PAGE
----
AN EAST Preston man who illegally imported stun guns disguised as torches to his business in Ford has been jailed for five and a half years for the crime.
Aaron Davies, of Sea Road, was sentenced at Chichester Crown Court on Friday (January 9) having been found guilty following a trial which ended the day before.
The 30-year-old was convicted of importing prohibited weapons, 22 stun guns disguised as torches, into the country with intent to evade a prohibition, and with possession of them.
Davies was also sentenced to an additional nine months in prison for separate counterfeit goods offences, bringing his total prison sentence to six years and three months.
Stun guns are prohibited weapons and contrary to Section 5 of the Firearms Act 1968.
The devices are not the same as taser devices used by police forces in the UK.
They are more powerful and have no legitimate use in this country.
Detective Inspector Till Sanderson said; “These devices are very powerful and dangerous. Anyone who has information about someone offering them for sale, or possessing some should contact police via 101.”
The prosecution followed an investigation in which Davies’ home address and his work place – a business unit at the Rudford Industrial Estate in Ford – were searched by officers in May 2013.
However, the investigation began a month earlier when Border Agency staff at Coventry intercepted a Parcelforce parcel originating from China.
The customs declaration listed the contents as ‘Flashlight 7’ but when they opened the package they discovered seven boxes each containing a stun gun device disguised as a torch.
The parcel was destined for Davies’ work address at Ford, Bulldog Enterprise Ltd, and on May 1, 2013, detectives searched the site and arrested him.
His business dealt with electrical goods such as toys, car sales, as well as valeting. He would bulk purchase items and try and sell on for profit.
The search uncovered 13 identical stun guns hidden in the suspended ceiling void. In his car were found two more boxed stun guns hidden in the spare tyre void in the boot.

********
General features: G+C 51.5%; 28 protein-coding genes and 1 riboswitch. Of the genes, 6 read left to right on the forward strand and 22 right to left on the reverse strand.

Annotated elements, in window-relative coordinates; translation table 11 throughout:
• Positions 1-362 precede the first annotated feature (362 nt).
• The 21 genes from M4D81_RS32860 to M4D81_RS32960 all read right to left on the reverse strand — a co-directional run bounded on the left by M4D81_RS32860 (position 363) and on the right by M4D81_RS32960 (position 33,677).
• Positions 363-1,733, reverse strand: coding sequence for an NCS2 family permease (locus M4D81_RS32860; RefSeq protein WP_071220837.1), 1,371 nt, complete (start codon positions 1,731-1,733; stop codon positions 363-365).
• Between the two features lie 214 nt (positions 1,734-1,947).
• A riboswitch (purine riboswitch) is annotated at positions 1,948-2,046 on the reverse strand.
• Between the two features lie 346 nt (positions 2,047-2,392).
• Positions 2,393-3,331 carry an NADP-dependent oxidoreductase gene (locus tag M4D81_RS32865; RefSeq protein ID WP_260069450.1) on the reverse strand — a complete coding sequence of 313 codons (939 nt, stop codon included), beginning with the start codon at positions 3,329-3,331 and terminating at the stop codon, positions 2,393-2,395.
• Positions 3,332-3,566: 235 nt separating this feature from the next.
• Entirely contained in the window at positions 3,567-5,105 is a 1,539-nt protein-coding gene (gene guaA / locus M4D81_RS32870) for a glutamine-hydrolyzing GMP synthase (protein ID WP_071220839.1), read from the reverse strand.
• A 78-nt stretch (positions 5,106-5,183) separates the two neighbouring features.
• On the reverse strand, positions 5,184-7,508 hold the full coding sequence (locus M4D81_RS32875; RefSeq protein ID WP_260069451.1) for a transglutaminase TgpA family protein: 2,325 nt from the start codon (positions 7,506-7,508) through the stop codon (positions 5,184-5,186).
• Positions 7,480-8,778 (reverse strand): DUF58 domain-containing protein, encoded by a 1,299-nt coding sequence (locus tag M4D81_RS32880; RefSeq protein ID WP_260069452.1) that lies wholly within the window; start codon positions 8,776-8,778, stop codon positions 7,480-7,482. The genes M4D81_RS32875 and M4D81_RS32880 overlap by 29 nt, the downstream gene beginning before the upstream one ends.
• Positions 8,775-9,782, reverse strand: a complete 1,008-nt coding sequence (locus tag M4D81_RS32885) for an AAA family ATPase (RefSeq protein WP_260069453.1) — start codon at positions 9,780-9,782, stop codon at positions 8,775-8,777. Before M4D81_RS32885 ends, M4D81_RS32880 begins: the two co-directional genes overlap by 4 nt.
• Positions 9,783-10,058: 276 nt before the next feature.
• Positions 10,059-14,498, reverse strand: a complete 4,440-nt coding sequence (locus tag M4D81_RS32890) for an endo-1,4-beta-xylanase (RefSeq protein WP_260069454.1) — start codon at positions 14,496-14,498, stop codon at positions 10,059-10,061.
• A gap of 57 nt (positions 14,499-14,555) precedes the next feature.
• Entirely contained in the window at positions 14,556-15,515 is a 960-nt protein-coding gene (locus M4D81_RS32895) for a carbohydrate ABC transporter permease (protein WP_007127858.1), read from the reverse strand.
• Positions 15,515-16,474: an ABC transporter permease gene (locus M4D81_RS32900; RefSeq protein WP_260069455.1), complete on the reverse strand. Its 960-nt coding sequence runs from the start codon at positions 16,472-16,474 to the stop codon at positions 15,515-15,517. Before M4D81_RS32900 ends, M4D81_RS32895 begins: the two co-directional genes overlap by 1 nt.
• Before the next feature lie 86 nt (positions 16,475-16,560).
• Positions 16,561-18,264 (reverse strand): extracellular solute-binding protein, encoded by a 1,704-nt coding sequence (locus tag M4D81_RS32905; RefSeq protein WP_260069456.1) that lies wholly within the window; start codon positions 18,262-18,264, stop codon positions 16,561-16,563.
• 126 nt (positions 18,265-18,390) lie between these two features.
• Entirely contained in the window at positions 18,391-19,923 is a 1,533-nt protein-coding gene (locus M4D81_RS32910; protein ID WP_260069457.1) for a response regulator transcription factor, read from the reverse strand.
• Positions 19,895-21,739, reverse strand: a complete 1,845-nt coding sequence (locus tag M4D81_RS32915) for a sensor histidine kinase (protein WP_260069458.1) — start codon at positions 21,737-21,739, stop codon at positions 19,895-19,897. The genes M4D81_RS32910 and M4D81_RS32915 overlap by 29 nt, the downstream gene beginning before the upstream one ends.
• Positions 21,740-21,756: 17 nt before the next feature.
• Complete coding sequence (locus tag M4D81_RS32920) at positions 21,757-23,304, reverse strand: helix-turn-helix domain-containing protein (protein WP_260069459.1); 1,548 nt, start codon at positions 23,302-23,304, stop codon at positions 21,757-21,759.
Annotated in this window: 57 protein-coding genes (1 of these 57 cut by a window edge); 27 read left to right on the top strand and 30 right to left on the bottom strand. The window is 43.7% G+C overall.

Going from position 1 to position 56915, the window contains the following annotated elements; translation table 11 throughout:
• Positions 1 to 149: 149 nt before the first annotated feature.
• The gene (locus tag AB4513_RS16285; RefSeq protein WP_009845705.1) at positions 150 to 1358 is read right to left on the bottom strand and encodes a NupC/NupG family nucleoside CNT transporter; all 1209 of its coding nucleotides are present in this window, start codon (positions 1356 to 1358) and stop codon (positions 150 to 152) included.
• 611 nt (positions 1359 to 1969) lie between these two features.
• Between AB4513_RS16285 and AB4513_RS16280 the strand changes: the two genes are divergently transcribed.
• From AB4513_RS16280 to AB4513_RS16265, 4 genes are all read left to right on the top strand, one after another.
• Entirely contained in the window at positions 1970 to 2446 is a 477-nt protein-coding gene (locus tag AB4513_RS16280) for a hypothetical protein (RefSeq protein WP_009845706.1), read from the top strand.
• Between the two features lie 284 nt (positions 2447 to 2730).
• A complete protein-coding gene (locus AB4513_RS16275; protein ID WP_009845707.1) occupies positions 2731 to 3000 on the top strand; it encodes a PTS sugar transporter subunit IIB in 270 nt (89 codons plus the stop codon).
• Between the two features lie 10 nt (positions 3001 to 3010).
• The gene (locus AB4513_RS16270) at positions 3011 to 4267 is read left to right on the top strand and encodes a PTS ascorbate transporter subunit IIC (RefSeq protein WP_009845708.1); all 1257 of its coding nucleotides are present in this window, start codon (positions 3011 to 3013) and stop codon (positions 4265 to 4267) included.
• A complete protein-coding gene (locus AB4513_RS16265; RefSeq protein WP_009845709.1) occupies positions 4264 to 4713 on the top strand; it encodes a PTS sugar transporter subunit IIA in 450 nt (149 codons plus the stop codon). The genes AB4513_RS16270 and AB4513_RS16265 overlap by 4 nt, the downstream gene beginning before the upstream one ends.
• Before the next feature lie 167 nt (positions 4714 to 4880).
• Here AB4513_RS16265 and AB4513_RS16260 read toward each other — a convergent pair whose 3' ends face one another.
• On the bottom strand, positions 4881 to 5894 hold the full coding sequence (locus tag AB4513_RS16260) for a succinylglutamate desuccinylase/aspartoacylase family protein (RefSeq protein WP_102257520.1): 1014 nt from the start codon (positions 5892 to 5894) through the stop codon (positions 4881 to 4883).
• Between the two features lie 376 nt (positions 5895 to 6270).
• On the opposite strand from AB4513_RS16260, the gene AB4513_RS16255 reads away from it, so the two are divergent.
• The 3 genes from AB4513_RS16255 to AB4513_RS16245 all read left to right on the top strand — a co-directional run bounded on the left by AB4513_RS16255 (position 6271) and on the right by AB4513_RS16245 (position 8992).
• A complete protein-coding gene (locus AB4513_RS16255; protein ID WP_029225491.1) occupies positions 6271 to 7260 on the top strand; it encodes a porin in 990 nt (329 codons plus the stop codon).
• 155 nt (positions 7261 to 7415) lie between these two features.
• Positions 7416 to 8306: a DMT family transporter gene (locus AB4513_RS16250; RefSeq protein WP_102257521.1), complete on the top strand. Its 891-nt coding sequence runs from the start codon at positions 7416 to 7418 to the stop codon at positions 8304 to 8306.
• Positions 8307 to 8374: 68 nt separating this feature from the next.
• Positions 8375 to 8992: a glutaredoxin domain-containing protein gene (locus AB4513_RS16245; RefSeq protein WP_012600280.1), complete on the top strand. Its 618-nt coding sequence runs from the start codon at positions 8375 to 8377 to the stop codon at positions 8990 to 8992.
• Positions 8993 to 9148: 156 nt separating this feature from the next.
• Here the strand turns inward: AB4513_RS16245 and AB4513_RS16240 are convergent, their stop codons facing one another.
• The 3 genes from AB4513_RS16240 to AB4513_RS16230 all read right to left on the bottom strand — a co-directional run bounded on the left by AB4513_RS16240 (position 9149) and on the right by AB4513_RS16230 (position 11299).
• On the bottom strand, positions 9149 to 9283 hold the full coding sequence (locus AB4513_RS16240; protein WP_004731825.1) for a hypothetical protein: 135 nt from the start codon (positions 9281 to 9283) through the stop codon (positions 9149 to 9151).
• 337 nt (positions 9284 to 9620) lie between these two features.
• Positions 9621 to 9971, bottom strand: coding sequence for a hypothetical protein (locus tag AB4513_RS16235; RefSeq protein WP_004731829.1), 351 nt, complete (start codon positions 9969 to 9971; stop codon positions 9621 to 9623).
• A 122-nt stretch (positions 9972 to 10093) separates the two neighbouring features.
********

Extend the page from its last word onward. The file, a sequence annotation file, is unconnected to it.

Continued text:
Davies’ work computer was seized and evidence obtained showing that he had been actively tracking parcels en-route to him from China, including the parcel that had been intercepted the previous month.
Also seized during the search were various counterfeit goods that he was selling or intending to sell on eBay.
Davies had previously had numerous eBay accounts suspended resulting from his selling activities and outstanding debts over goods and payments.
He admitted that he had looked at various methods of circumventing his ban from eBay so he could continue to do business on the site, police said.
At a previous separate hearing he pleaded guilty to ten counterfeit goods offences.
West Sussex Trading Standards launched a joint investigation into the counterfeit goods with Sussex Police.
Davies had been selling fake Beats headphones, Links of London watches, fake designer clothes and counterfeit Mulberry handbags over eBay.
Lionel Barnard, West Sussex County Council’s member for residents’ services with responsibility for Trading Standards, said: “This is good news for consumers and businesses.
“These criminal activities severely damage the local economy and legitimate traders by gaining a competitive advantage at their expense, and taking trade away from genuine hard-working businesses.
“We are extremely pleased with the outcome of this complex investigation. The case sends out a clear message that it’s unacceptable to defraud the public into parting with their money for goods that are anything other than genuine.”